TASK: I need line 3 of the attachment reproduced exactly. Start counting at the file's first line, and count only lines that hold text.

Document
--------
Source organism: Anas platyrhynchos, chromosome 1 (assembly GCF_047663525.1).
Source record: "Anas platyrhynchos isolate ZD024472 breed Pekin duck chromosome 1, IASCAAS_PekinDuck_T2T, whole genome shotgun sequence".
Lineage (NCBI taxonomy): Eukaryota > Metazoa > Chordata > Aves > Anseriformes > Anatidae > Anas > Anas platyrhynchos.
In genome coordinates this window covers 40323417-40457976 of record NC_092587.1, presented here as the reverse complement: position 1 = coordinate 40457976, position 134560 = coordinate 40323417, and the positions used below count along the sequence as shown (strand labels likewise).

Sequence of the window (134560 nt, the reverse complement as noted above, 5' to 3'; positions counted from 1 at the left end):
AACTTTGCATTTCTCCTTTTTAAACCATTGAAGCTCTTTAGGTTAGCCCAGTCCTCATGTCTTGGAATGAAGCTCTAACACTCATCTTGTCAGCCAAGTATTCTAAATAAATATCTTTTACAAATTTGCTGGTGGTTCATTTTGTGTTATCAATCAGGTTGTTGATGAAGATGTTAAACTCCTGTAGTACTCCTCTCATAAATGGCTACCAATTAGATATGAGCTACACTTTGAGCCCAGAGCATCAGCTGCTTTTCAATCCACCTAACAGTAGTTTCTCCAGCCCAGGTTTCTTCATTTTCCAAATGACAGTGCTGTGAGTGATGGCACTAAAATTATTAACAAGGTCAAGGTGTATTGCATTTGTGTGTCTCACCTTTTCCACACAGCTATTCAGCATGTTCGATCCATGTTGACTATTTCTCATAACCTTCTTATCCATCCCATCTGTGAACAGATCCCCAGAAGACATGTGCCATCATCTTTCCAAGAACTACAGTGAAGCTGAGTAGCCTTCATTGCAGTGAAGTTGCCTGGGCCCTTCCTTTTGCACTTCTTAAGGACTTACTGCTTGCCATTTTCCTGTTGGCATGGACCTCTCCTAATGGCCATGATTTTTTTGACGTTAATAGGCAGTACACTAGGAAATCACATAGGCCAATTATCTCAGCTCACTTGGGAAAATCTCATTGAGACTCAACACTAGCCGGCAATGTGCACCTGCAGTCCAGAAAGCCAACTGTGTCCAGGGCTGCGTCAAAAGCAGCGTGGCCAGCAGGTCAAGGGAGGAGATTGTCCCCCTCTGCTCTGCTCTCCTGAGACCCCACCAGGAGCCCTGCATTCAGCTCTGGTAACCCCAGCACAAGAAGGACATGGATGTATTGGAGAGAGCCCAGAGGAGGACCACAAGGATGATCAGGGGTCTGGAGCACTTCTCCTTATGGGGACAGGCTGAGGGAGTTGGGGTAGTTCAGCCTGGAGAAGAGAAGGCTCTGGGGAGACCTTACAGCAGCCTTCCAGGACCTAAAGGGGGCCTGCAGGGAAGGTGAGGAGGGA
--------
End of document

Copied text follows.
Lineage (NCBI taxonomy): Eukaryota > Metazoa > Chordata > Aves > Anseriformes > Anatidae > Anas > Anas platyrhynchos.